Arab Spring hope fades with Jamal Khashoggi death, if 'worst' is true: Mohamed Fahmy
'It's a terrifying message. As journalists or people who have different views, we are never safe'
Egyptian-born Canadian Mohamed Fahmy says he's spent weeks struggling to accept the chilling stories that have emerged about the disappearance of Jamal Khashoggi — his friend, past supporter and fellow journalist.
Now, he's urging a UN investigation into the alleged murder — and urging Turkish intelligence officials to make proof of exactly what did happen public, if the information exists.
Khashoggi vanished Oct. 2.
The Saudi journalist-turned-American was seen on video heading into the Saudi Arabian consulate in Turkey, never re-emerging.
Two weeks later, the Saudi kingdom said the 59-year-old died in a "fist fight" after being put into a choke hold inside the consulate where he went to get marriage paperwork.
Saudi authorities say 18 suspects are in custody and intelligence officials have been fired.
They denied, as "baseless," Turkish media leaks that Khashoggi was tortured, killed and dismembered.
Canadian Foreign Affairs Minister Chrystia Freeland said on Saturday that Saudi Arabia's "explanations offered to date lack consistency and credibility" and called for a thorough investigation.
Fahmy says he's shaken.
"No man should go through the torment that is happening at the moment to his family and to his community," said Fahmy in a phone call to CBC from the Middle East where he said every cab driver talks about the alleged assassination.
"If the worst has happened, then it's a terrifying message that as journalists or people who have different views, we are never safe," he said.
Fahmy says it is crucial that proof of what happened, and of Khashoggi's death, is brought forward.
"Accountability is a must."
Fahmy is speaking from a hotel room after a long day shooting his documentary, his voice husky with fatigue as he struggles to find the remote to shut off the news.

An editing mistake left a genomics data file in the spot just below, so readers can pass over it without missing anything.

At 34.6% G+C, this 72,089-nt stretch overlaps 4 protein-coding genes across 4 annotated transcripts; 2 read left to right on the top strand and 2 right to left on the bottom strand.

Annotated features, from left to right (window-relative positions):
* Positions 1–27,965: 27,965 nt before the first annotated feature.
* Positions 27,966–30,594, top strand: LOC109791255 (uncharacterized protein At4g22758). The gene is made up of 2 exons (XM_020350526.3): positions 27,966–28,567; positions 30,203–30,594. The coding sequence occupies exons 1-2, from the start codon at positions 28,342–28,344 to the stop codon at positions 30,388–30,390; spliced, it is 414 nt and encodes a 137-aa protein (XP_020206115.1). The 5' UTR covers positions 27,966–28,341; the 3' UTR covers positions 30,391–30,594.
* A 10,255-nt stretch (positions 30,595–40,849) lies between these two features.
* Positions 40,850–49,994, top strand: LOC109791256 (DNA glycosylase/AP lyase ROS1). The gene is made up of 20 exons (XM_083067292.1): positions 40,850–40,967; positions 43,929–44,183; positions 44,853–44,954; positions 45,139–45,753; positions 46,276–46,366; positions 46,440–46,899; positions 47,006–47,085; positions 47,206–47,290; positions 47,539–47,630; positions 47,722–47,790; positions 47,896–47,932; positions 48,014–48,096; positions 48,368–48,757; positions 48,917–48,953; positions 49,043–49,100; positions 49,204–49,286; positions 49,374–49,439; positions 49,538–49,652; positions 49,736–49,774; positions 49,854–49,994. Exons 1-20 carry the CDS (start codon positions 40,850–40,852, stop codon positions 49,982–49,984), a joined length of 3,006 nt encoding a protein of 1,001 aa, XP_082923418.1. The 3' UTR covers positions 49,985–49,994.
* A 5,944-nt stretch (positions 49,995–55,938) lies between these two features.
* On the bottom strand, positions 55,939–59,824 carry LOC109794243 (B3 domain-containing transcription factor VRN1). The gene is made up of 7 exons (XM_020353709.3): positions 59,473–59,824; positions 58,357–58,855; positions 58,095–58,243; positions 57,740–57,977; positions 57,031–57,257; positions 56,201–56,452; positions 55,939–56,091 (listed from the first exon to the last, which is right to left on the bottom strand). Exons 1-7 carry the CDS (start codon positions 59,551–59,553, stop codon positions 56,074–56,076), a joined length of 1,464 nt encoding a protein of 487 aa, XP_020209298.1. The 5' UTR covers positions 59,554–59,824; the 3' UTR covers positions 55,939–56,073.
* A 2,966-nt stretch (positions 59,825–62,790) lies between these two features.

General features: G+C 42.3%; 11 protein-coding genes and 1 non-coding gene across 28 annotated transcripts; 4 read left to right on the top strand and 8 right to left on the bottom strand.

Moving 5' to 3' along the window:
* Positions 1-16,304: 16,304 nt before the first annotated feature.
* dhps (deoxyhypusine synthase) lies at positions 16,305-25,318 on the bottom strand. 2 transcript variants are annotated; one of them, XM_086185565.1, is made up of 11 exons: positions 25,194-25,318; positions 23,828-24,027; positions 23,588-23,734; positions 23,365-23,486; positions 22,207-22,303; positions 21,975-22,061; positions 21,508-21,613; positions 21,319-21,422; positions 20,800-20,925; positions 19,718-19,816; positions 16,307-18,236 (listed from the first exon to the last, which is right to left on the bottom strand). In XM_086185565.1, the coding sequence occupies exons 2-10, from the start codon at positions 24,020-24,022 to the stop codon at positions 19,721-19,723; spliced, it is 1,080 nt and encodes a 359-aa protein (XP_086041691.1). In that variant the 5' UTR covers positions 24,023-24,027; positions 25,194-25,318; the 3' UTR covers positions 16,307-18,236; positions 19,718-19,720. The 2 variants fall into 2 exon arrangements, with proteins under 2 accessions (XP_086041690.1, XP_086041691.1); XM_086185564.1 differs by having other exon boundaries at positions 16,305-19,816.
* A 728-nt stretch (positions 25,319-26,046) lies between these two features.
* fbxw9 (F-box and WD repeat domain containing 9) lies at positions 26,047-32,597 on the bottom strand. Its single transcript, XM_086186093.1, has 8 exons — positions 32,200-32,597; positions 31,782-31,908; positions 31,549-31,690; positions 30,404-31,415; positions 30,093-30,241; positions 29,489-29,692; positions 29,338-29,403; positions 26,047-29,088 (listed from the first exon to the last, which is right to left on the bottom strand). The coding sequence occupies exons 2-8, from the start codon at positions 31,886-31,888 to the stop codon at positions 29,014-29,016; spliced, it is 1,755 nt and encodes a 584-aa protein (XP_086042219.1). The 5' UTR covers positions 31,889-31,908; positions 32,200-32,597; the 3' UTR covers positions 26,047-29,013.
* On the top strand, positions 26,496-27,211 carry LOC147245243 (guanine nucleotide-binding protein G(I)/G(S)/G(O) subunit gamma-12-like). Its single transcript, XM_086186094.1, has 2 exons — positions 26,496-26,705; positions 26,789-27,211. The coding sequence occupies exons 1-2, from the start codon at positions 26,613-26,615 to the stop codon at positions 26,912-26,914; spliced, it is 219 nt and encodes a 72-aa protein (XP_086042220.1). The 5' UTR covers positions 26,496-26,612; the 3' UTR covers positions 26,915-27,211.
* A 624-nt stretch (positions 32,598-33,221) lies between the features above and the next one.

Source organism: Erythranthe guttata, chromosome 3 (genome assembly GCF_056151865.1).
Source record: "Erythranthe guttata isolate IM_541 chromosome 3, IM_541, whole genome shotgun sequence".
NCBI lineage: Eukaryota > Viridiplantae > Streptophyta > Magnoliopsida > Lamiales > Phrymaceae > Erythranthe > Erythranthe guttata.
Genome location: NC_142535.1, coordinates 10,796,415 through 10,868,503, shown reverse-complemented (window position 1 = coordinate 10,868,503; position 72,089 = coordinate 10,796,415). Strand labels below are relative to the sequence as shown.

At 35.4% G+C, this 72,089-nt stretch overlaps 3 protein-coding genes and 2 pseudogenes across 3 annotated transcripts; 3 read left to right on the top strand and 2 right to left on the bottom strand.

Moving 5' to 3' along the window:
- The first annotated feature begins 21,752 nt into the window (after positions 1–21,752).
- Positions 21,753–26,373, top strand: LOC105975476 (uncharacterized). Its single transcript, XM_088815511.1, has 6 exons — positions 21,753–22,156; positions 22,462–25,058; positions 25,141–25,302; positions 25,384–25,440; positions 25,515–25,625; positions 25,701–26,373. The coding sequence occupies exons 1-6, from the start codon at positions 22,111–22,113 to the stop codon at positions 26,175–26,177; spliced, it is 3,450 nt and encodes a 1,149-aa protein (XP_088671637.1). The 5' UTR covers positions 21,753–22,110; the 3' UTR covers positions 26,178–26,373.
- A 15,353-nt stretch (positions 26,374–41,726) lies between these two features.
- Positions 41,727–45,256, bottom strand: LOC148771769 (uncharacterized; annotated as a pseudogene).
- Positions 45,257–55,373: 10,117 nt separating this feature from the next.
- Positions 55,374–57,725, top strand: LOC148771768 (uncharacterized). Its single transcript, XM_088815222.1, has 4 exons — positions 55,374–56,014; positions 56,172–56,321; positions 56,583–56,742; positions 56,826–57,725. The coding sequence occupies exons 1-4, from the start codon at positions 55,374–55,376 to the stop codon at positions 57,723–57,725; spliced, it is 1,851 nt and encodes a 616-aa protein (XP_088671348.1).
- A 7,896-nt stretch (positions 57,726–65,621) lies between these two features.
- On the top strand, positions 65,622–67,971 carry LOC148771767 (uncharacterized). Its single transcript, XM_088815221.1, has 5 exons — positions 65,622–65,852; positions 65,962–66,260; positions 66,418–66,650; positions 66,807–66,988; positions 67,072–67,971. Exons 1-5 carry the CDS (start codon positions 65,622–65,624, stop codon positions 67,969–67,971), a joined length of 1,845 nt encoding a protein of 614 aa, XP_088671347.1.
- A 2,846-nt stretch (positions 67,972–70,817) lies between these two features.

He fears revealing his location.
"It's such a tragedy what we are seeing right now and it really has instilled fear in many people,"said Fahmy.
He includes himself.
Fahmy became a freedom of expression advocate after his own imprisonment.
But he met Khashoggi before that, when hope brimmed during the Arab Spring, a time of uprisings and rebellions.
"I definitely agree that the Arab Spring has opened horizons and was a positive movement and we all had hope. But I would agree that it has diminished. It has become a mirage. Press freedom is non-existent."
Ten years ago, Fahmy said that Khashoggi was writing a book and setting up an Arab television station which ended up only broadcasting once before it was shut down.
"He wanted to hire me. We got along really well, and then we lost touch for the longest time," said Fahmy.
Fahmy and two colleagues from Al-Jazeera's English network were arrested by Egyptian authorities in 2013 on charges of allegedly joining or assisting a terrorist group and spreading false news that endangers national security.
He was found guilty in 2014 and sentenced to 10 years in prison.
He spent 438 days in a maximum security prison in Cairo, until his pardon in 2015 by Egyptian president Abdel Fattah al-Sisi, after which,he returned to Canada and taught at the University of British Columbia.
When released, Fahmy says he reconnected with Khashoggi.
"We had a political disagreement, which is healthy in a turbulent Middle East. I was critical of The Muslim Brotherhood, and he wasn't," said Fahmy.
The Muslim Brotherhood is a long-standing religious group focused on creating an Islamic State.
It's considered a terrorist organization in many parts of the Middle East, said Fahmy.
And here was Khashoggi a "cherished" insider who was close to the royal Saudi family and intelligence advisor now aligning himself with so-called enemies.
"He took a very obvious stand against the current regime in Saudi Arabia … and the unprecedented clampdown on civil society," said Fahmy.
Khashoggi was outspoken and critical about human rights and press freedoms abuses in America and the Middle East.
But Fahmy suspects he was in more danger because he aligned himself with Qatar.
Khashoggi was scheduled to speak at a Washington D.C., conference this month.
One of the speakers was a member of the Qatari royal family, at a time when Fahmy says tweeting support for Qatar was deemed criminal by the Saudi regime.
"[Khashoggi] was a man dedicated to his views. I think he got embroiled in the current unprecedented battle of ideologies in the Middle East between Saudi Arabia and Qatar. I think the Saudi's were not happy about this at all," said Fahmy.
"They may have considered him a traitor."